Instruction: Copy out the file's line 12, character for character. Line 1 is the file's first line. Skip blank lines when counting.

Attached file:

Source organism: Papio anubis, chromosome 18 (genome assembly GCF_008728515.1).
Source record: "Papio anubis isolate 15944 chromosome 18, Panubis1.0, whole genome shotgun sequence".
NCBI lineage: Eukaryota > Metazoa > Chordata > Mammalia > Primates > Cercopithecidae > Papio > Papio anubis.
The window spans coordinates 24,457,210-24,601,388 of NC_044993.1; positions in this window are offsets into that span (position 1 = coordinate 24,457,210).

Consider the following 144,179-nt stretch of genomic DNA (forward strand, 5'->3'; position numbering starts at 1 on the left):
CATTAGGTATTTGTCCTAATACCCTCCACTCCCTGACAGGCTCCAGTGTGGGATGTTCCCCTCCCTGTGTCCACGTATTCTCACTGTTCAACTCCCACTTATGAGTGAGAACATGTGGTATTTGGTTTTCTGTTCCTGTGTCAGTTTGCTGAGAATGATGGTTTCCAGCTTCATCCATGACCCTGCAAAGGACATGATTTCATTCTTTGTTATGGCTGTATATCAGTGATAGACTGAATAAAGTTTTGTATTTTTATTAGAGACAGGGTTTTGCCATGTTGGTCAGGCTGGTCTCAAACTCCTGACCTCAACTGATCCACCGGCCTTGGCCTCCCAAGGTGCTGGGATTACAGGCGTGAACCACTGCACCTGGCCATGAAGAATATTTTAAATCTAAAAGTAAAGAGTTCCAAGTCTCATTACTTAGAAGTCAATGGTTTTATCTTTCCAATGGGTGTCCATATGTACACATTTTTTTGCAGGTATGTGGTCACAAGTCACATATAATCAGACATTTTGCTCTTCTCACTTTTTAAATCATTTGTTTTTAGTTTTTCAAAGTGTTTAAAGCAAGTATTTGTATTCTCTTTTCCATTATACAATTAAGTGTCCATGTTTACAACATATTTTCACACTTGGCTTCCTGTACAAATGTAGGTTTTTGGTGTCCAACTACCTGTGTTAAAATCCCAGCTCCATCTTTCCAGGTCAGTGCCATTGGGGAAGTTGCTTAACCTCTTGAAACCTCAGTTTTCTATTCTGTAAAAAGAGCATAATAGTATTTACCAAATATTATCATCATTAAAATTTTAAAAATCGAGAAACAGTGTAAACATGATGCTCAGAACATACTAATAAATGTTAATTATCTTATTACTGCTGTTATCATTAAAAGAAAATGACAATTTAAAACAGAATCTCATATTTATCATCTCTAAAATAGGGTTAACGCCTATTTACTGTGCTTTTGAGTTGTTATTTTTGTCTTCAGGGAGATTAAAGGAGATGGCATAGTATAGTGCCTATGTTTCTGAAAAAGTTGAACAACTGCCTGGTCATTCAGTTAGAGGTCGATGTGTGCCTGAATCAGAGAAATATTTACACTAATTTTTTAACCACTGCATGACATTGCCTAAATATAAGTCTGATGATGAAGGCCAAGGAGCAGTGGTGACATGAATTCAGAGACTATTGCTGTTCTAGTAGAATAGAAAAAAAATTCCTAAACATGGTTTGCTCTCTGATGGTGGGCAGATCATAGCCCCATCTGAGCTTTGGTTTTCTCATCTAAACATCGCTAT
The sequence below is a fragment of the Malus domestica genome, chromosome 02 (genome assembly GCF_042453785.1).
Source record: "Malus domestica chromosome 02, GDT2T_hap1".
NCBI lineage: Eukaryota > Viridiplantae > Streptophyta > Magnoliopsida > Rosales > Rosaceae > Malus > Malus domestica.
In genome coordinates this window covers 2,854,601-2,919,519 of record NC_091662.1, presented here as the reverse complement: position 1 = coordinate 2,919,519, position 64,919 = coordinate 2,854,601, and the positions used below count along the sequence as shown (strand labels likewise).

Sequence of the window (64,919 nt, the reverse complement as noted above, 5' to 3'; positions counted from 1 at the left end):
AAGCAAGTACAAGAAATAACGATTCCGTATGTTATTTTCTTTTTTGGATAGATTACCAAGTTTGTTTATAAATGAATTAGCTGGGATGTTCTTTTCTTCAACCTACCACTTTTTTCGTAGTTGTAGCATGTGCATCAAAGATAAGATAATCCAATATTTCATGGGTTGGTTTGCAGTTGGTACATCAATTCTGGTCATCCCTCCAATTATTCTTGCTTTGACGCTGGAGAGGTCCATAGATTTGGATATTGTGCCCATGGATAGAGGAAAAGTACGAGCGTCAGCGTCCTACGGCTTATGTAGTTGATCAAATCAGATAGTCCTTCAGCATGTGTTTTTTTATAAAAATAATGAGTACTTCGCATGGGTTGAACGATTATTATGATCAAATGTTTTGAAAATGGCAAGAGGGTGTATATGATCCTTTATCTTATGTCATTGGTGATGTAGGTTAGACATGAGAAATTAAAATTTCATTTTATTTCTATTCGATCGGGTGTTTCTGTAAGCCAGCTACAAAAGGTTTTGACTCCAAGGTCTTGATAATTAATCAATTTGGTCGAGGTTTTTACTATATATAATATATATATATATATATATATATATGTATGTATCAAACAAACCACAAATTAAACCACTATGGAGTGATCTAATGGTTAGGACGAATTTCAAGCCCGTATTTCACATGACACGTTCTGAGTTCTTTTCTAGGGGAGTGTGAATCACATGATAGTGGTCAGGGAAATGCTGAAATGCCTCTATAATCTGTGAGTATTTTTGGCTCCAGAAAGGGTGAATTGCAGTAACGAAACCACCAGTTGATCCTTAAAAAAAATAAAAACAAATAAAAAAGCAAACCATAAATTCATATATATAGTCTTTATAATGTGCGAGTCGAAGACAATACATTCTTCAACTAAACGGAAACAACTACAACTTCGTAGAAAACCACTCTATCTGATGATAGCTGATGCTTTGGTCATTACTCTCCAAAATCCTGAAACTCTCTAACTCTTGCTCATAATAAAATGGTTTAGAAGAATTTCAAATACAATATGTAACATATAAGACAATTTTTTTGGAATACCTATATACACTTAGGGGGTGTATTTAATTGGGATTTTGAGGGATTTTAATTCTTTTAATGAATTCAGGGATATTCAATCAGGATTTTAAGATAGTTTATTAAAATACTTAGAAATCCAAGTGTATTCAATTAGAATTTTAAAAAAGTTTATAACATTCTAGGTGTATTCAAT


AAGCAAGTACAAGAAATAACGATTCCGTATGTTATTTTCTTTTTTGGATAGATTACCAAGTTTGTTTATAAATGAATTAGCTGGGATGTTCTTTTCTTCAACCTACCACTTTTTTCGTAGTTGTAGCATGTGCATCAAAGATAAGATAATCCAATATTTCATGGGTTGGTTTGCAGTTGGTACATCAATTCTGGTCATCCCTCCAATTATTCTTGCTTTGACGCTGGAGAGGTCCATAGATTTGGATATTGTGCCCATGGATAGAGGAAAAGTACGAGCGTCAGCGTCCTACGGCTTATGTAGTTGATCAAATCAGATAGTCCTTCAGCATGTGTTTTTTTATAAAAATAATGAGTACTTCGCATGGGTTGAACGATTATTATGATCAAATGTTTTGAAAATGGCAAGAGGGTGTATATGATCCTTTATCTTATGTCATTGGTGATGTAGGTTAGACATGAGAAATTAAAATTTCATTTTATTTCTATTCGATCGGGTGTTTCTGTAAGCCAGCTACAAAAGGTTTTGACTCCAAGGTCTTGATAATTAATCAATTTGGTCGAGGTTTTTACTATATATAATATATATATATATATATATATATATGTATGTATCAAACAAACCACAAATTAAACCACTATGGAGTGATCTAATGGTTAGGACGAATTTCAAGCCCGTATTTCACATGACACGTTCTGAGTTCTTTTCTAGGGGAGTGTGAATCACATGATAGTGGTCAGGGAAATGCTGAAATGCCTCTATAATCTGTGAGTATTTTTGGCTCCAGAAAGGGTGAATTGCAGTAACGAAACCACCAGTTGATCCTTAAAAAAAATAAAAACAAATAAAAAAGCAAACCATAAATTCATATATATAGTCTTTATAATGTGCGAGTCGAAGACAATACATTCTTCAACTAAACGGAAACAACTACAACTTCGTAGAAAACCACTCTATCTGATGATAGCTGATGCTTTGGTCATTACTCTCCAAAATCCTGAAACTCTCTAACTCTTGCTCATAATAAAATGGTTTAGAAGAATTTCAAATACAATATGTAACATATAAGACAATTTTTTTGGAATACCTATATACACTTAGGGGGTGTATTTAATTGGGATTTTGAGGGATTTTAATTCTTTTAATGAATTCAGGGATATTCAATCAGGATTTTAAGATAGTTTATTAAAATACTTAGAAATCCAAGTGTATTCAATTAGAATTTTAAAAAAGTTTATAACATTCTAGGTGTATTCAAT